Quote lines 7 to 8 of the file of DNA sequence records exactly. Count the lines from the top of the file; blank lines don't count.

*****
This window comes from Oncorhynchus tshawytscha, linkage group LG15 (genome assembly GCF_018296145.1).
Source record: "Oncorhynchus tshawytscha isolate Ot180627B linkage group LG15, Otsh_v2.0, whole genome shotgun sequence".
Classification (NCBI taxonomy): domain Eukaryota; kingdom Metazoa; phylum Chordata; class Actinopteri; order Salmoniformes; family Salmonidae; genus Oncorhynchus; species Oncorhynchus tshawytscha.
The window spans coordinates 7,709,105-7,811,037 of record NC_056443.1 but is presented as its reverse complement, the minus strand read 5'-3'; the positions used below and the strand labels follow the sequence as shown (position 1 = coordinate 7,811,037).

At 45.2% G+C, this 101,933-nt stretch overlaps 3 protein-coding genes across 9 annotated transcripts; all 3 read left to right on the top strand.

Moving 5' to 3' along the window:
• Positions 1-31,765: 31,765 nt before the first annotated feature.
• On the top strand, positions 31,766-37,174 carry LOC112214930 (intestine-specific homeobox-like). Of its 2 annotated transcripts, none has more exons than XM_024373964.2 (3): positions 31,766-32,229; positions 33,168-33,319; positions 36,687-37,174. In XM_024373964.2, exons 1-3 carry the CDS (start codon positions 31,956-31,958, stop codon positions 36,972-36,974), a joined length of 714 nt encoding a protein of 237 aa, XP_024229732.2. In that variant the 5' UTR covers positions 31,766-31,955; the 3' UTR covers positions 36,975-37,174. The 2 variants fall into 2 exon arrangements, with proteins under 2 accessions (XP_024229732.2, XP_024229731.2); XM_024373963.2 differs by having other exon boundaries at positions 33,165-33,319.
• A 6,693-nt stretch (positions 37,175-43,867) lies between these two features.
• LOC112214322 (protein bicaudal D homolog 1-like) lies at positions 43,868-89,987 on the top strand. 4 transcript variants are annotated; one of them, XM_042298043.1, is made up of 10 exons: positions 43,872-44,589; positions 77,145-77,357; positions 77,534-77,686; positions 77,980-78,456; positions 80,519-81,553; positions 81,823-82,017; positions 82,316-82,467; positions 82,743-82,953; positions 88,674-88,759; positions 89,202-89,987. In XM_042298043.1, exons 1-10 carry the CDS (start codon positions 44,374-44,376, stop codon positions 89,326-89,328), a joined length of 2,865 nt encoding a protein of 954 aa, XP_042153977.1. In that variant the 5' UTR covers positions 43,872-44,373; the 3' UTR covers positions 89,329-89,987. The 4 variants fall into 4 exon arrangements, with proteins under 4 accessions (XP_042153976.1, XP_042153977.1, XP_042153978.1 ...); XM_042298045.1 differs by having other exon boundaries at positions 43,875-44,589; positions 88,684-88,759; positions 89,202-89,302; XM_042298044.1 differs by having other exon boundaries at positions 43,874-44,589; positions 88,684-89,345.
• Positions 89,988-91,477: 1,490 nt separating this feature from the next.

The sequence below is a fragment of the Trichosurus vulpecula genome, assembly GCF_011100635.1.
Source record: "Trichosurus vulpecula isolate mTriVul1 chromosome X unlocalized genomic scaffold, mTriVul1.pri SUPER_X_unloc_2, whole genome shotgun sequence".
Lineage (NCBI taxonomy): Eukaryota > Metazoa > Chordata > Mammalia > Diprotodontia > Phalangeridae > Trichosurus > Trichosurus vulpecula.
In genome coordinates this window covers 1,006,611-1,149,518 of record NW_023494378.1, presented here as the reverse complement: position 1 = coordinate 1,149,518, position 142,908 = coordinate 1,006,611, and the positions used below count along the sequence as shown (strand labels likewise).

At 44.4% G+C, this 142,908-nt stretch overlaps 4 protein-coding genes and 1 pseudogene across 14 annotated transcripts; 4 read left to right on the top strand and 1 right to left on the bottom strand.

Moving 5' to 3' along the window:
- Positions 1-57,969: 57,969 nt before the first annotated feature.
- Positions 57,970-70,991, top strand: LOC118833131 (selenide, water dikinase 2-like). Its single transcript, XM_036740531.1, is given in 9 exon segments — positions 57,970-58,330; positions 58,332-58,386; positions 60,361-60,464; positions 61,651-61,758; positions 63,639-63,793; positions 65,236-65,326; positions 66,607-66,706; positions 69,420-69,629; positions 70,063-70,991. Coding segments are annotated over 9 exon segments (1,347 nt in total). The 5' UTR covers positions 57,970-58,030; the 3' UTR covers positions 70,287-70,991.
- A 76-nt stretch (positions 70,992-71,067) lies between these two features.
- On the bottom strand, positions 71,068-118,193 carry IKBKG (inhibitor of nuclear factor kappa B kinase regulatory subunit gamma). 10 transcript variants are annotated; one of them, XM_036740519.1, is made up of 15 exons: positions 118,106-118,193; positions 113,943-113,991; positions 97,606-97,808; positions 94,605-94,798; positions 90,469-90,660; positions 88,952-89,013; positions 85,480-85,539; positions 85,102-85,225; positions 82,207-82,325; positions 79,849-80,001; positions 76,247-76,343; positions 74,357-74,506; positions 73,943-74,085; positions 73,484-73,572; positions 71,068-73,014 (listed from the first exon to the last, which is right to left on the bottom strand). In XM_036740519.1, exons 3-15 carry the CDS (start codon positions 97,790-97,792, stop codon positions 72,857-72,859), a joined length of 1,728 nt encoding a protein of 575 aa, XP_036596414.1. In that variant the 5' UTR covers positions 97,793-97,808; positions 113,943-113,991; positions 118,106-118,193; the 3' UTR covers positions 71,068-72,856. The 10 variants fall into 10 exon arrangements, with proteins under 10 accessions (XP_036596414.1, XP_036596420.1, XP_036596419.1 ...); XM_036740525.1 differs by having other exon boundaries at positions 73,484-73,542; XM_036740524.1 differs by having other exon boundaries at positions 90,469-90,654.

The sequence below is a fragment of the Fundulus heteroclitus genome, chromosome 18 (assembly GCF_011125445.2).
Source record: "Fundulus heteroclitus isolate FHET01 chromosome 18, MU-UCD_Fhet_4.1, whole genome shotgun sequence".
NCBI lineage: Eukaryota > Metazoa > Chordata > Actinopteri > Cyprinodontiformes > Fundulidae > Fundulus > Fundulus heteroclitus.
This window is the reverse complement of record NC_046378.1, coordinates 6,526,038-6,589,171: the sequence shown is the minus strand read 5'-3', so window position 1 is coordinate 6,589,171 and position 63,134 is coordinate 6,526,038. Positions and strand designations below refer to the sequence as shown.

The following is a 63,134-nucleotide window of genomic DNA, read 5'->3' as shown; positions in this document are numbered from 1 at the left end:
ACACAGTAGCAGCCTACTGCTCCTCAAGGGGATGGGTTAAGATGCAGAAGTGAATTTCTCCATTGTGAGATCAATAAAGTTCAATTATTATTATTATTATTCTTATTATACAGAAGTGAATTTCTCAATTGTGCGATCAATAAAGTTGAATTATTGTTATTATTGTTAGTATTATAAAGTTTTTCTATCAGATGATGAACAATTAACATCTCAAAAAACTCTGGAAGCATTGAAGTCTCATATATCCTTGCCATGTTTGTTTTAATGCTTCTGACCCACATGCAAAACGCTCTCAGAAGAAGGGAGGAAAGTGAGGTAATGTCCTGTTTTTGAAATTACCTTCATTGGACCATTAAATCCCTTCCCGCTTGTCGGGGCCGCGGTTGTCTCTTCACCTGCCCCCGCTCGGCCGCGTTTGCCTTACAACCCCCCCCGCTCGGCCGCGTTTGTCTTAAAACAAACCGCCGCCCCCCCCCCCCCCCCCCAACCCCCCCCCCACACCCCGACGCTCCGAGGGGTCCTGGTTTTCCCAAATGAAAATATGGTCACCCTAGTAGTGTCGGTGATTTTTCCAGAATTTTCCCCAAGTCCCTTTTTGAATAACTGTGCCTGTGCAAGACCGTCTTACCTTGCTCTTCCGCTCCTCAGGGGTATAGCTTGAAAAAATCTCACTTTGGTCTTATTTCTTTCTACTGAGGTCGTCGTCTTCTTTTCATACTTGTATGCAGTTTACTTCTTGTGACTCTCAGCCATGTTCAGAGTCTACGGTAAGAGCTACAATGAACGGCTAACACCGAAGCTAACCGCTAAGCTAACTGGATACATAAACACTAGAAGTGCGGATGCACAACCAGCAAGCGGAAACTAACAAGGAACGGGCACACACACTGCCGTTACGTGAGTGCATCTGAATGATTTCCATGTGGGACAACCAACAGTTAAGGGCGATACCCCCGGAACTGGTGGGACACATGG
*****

• Positions 1-31,765: 31,765 nt before the first annotated feature.
• On the top strand, positions 31,766-37,174 carry LOC112214930 (intestine-specific homeobox-like). Of its 2 annotated transcripts, none has more exons than XM_024373964.2 (3): positions 31,766-32,229; positions 33,168-33,319; positions 36,687-37,174. In XM_024373964.2, exons 1-3 carry the CDS (start codon positions 31,956-31,958, stop codon positions 36,972-36,974), a joined length of 714 nt encoding a protein of 237 aa, XP_024229732.2. In that variant the 5' UTR covers positions 31,766-31,955; the 3' UTR covers positions 36,975-37,174. The 2 variants fall into 2 exon arrangements, with proteins under 2 accessions (XP_024229732.2, XP_024229731.2); XM_024373963.2 differs by having other exon boundaries at positions 33,165-33,319.